Benefits of Potassium
By Susan Cohen
Count potassium as one of the most beneficial and essential minerals your body needs for survival. Every cell in your body should have a sufficient concentration of potassium, allowing for optimum functionality and overall health. The health benefits of Potassium are numerous and a deficiency in it can cause several health complications.
Symptoms of Potassium Deficiency
Your body will be able to tell you when it is deficient in potassium. If you notice the following symptoms, visit your doctor for a definite diagnosis and treatment plan:
- Loss of appetite. Potassium helps to regulate your appetite, so eat foods rich in this nutrient.
- No matter how long it has been since your last meal, you just don’t feel hungry. If you go without food for too long, your energy levels fall, leading to fatigue.
- When you try to participate in exercise or strenuous activities, you become even more fatigued.
- You may develop muscle cramps – they need sufficient potassium in order to function properly.
Symptoms of low potassium aren’t limited to physical symptoms. You may also experience psychological symptoms that can be traced to a potassium deficiency. These symptoms can include depression, hallucinations, confusion and, in cases of severe deficiency, delirium.
Causes of Potassium Deficiency
The main cause of potassium deficiency is malnutrition. Even if you eat other foods, you may not include enough potassium-rich foods in your diet. These foods include potatoes, yams, bananas, pineapples and spinach. If you have been diagnosed with a kidney disorder, you may be predisposed to developing potassium deficiency. If you urinate a lot, this can lead to potassium depletion. Kidney failure, either acute or chronic, can also lead to a potassium deficiency in your body. Work with your doctor or a registered dietician to ensure you eat plenty of potassium-rich foods. Inflammatory bowel disease (IBD) can make it difficult for potassium to pass from your intestines into your body.
Ask your doctor about potassium supplements if you have been diagnosed with this condition. If you come down with a gastrointestinal illness (stomach bug), this can cause your body to lose excessive amounts of potassium through vomiting or diarrhea. If you use laxatives to excess, this can lead to a potassium deficiency.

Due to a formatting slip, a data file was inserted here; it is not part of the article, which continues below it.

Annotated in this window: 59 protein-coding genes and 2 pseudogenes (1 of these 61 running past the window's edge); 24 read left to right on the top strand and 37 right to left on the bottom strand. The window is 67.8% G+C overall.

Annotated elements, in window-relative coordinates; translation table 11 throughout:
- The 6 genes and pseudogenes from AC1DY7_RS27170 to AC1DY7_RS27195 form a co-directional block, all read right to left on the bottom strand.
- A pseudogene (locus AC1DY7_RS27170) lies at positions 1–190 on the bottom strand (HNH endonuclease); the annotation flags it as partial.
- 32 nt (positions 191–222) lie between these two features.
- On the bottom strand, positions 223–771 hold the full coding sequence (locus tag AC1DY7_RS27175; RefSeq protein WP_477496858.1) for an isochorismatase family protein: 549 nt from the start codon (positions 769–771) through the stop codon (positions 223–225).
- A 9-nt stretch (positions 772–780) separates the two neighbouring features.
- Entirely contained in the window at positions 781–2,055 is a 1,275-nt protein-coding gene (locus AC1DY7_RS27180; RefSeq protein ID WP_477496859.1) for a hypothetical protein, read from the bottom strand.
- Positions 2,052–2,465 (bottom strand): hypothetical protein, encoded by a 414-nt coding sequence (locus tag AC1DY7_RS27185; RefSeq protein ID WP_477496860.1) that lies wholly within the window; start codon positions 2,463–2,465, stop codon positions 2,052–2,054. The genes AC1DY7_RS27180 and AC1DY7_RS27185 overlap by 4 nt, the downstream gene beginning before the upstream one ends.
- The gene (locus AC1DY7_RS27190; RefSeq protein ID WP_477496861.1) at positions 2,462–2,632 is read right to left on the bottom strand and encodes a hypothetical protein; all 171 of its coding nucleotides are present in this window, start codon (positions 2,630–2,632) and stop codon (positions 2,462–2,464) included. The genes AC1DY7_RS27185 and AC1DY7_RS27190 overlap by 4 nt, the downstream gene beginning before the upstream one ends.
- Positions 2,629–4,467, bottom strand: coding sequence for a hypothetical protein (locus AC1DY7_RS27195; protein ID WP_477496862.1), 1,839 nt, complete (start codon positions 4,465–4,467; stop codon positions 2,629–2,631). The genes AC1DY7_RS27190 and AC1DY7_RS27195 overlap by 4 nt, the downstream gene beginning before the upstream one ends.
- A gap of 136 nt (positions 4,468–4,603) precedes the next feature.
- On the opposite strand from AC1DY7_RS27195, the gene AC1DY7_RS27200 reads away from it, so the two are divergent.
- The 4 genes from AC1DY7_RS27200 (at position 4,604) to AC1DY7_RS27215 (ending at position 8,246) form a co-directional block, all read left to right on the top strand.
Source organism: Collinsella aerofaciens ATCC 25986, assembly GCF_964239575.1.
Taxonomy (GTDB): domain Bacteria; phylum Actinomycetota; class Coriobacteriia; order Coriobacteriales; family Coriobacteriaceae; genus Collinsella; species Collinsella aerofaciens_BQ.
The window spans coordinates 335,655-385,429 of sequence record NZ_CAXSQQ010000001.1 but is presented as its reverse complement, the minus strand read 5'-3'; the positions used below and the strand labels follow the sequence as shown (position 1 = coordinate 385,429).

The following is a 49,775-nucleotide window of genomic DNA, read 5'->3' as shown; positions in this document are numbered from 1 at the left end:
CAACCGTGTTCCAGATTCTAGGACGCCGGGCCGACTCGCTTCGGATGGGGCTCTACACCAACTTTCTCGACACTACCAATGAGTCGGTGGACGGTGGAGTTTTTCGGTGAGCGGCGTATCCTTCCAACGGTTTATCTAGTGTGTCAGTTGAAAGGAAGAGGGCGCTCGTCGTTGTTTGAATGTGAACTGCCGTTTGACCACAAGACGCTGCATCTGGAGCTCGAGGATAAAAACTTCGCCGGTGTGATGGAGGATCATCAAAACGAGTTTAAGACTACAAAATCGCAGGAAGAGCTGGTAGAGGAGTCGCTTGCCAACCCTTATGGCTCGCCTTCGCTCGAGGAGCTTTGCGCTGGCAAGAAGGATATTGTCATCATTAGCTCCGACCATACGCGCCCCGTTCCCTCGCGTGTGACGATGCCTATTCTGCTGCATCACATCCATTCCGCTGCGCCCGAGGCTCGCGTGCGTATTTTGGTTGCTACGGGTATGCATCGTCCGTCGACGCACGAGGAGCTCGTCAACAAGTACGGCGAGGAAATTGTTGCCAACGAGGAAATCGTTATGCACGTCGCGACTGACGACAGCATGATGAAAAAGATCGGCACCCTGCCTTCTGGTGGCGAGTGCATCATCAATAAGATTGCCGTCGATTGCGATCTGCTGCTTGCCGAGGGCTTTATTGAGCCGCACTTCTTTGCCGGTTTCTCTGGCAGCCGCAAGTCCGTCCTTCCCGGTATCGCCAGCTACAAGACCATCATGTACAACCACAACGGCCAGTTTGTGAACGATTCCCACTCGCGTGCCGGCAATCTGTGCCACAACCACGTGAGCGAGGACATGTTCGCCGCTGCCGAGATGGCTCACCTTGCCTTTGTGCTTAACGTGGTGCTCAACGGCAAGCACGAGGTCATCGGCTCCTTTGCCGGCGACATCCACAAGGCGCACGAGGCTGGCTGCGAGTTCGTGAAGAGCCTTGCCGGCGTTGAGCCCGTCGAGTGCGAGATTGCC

Benefits of Potassium
Potassium can aid in preventing the formation of kidney stones. If you have too much calcium in your kidneys, you could find yourself dealing with kidney stones and their painful consequences. Once you increase your daily intake of potassium, it works to prevent the calcium from forming stones. Potassium works to filter calcium, helping you to eliminate it in urination. Potassium also aids in optimal brain function. As oxygen circulates through your bloodstream, potassium carries the oxygen to your brain, which increases the performance of your brain’s neurotransmitters. These help to carry the signals from your brain to your nerves and back again. However, if you are allergic to potassium, you can develop headaches.
Another one of the Potassium benefits is that it is critical in preventing high blood pressure and the possibility of strokes. Potassium in your blood vessels helps to keep them flexible, reducing the risk of clot formation. The formation of clots can lead to a higher heart rate, increased blood pressure and eventually, a stroke. Potassium also regulates the amount of sodium in your arteries. If you want potassium to work in your body, you need to achieve a healthy balance between your sodium and magnesium levels. Too much potassium and your can develop heart arrhythmia, stomach cramping and muscle weakness.
Foods High In Potassium
Foods with potassium include white beans, dark leafy greens, spinach, baked potatoes with skin, baked acorn squash, dried apricots, yogurt (plain or skim/non-fat), fish (especially salmon), avocados, mushrooms, and bananas.